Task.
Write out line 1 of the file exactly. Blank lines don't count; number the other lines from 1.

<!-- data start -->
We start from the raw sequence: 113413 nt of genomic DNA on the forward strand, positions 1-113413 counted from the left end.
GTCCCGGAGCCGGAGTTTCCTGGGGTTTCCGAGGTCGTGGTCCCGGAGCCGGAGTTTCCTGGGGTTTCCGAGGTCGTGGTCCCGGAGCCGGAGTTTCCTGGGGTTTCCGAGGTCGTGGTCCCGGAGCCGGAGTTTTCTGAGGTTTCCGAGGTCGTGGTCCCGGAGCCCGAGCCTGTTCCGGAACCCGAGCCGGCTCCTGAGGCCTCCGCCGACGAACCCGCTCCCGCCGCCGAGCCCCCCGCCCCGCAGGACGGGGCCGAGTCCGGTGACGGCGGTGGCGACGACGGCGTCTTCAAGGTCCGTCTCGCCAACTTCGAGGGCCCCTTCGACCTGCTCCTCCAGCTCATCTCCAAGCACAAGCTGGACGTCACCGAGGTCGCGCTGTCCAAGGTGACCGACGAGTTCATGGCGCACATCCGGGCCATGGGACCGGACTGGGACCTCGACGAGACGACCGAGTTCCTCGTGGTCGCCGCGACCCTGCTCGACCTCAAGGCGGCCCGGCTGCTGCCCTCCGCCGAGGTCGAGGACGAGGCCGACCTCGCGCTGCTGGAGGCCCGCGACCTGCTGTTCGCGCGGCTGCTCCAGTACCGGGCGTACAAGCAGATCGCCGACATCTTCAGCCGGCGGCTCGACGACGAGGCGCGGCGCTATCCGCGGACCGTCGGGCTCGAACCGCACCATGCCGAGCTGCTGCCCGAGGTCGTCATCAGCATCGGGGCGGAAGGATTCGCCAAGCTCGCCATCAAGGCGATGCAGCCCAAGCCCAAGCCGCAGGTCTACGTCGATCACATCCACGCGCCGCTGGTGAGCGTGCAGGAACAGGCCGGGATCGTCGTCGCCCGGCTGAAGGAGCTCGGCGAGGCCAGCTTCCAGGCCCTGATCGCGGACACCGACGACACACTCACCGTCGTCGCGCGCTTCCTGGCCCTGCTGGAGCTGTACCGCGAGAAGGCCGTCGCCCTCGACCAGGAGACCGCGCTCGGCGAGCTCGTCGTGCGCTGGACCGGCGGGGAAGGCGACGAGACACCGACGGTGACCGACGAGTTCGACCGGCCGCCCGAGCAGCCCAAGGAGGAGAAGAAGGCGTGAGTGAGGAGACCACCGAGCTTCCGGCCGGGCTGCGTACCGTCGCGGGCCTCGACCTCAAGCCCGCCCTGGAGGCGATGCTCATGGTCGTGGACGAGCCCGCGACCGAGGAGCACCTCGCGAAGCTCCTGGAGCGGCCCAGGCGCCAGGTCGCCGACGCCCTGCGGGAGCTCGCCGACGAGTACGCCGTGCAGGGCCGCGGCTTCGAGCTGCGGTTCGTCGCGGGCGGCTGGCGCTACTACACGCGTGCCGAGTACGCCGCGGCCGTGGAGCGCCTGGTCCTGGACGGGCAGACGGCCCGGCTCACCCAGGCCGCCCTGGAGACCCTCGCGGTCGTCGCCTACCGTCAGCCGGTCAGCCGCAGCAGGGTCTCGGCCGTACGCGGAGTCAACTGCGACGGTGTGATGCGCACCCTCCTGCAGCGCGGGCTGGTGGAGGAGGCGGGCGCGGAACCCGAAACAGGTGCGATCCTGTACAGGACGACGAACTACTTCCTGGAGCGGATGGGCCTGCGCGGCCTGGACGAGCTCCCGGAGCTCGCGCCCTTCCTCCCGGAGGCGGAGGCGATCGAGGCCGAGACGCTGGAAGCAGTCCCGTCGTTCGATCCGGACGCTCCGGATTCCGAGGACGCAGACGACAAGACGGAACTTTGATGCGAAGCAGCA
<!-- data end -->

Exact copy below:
We start from the raw sequence: 113413 nt of genomic DNA on the forward strand, positions 1-113413 counted from the left end.